There is also the issue of privacy for buyers and sellers. This poses a threat to data privacy – privacy as a whole, including cyber fraud. If the videos remain online and can be shared from friend to friend, it somehow compromises participants’ privacy. Add to that the degree of spontaneity, anything could happen especially for salespeople who could make or break their business.

The indirect effects are also there.

Think about promoting impulse buying. Sometimes people buy not because they need it, but because it is available and offered inexpensively by a convincing seller. A study from the South China University of Technology found that direct selling improves the feeling of immediacy among viewers. This could make them decide to buy after feeling the reliability of the seller.

“The liveliness, interactivity and authenticity of live video improve the purchase intention of consumers by affecting the sense of immediacy and confidence of consumers,” says one of the findings of the study. 2017 on the effect of live webcasting on consumers’ willingness to buy.

Some people have shopping addiction issues, including online shopping. This imperfect consumerist behavior could lead to long-term deficit spending, resorting to unnecessary debt.

The availability of a product or service through live social media is a consumer stimulus. Someone does not buy an ice cream bar being marketed in a village because it is not placed locally. Once available in the store, it increases demand. The willingness of buyers to buy it instead of the local brand or other products is high – as long as they have the capacity to do so.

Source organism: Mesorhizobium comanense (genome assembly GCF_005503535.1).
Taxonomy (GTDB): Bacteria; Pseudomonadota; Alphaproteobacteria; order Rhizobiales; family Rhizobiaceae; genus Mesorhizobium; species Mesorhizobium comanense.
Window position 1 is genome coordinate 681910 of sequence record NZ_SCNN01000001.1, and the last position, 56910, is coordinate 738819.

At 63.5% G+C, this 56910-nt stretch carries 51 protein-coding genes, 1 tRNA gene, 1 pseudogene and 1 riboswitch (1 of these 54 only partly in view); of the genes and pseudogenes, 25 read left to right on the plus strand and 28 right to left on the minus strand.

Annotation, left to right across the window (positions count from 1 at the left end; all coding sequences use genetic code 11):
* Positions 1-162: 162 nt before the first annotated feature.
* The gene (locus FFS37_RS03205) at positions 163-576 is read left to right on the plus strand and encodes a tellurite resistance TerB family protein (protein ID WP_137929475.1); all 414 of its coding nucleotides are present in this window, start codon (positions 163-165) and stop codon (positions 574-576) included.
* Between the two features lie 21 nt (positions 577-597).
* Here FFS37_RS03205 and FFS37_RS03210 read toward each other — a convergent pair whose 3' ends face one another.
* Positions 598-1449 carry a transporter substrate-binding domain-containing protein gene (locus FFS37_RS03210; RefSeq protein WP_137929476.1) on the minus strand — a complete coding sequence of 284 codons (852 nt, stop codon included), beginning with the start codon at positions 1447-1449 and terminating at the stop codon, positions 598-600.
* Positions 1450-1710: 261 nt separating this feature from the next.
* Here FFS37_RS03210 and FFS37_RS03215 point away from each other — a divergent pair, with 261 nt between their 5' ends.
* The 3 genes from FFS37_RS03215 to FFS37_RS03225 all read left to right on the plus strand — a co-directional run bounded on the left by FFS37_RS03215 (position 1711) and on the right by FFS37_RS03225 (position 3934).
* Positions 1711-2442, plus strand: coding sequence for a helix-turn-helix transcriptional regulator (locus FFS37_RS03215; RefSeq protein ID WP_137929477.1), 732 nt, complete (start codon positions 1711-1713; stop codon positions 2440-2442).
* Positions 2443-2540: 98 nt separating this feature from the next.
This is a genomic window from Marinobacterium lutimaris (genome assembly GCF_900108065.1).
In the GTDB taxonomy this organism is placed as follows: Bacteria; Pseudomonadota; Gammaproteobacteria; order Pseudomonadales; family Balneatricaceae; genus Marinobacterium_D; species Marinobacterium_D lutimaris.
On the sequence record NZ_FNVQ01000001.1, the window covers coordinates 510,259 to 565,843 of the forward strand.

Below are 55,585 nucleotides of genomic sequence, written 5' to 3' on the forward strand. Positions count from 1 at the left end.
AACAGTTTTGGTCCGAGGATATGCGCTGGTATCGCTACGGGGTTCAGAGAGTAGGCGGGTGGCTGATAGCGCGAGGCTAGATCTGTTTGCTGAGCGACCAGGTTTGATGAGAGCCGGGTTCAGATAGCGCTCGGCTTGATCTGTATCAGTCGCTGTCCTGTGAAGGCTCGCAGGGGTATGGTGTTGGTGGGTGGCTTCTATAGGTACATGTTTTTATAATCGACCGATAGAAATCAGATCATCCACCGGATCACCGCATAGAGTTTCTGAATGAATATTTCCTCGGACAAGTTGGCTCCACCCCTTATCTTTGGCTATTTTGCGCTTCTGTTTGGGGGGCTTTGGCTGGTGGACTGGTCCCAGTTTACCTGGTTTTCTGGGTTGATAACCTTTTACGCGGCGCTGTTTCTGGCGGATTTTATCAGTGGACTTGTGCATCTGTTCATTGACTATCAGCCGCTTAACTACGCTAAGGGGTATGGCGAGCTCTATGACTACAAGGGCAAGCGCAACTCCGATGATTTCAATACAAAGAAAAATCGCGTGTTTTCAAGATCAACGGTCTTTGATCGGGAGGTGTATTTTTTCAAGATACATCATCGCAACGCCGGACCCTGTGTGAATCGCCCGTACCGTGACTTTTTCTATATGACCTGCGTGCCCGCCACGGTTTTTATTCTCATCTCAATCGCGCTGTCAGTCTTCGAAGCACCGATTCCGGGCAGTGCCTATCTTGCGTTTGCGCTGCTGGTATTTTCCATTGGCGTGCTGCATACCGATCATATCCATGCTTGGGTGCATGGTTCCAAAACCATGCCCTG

In a way, that’s one of the impacts of direct selling – being pressured into buying something because it’s available – or cheap. Of course, that too is a potential research topic.

The list could be longer. Some may call it paranoia. Others simply cannot put out the fire presented by the bases.

Consumerism could be good for the recovery phase after the pandemic. This could stimulate production and trade in goods and services. But the deeper meaning of consumerism also prevails – the perception that a person’s well-being and happiness fundamentally depends on obtaining consumer goods and material goods, as Investopedia puts it.

UNCTAD describes the digital economy and electronic commerce in general “as central to the achievement of the Sustainable Development Goals”. It offers opportunities such as better access to global markets for goods and services, an increased share of online retailing and accelerating digital transformation.

But the challenges cannot be dismissed either. In addition to widening digital divides, there are increasing income inequalities, the elimination of jobs and tasks due to automation, and consumer protection, data privacy and cybercrime. Locally, can I add the possible neglect of the local creative industries?

Now it’s more important to consider how to handle issues as simple as extracting joy to trust issues with sellers.

College students might ask themselves these questions: Who among the living sellers has a business license? If they have, are they allowed to engage in that particular activity? Without intending to be mean to otherwise resilient workers, is the government making revenue from these transactions? Are direct sellers currently covered by the trade and industry guidelines? How are consumers protected in what appears to be an informal version of e-commerce?

If done right, selling online live could be a potential force in helping people and government move from COVID response to recovery.

By all means, it’s time the government thought about possible regulation – so as not to discourage emerging entrepreneurs. This is called consumer welfare.

(MindaViews is the opinion section of MindaNews. Walter I. Balane is a faculty member in the economics department of a state university. The opinions he has presented here represent only his personal ideas)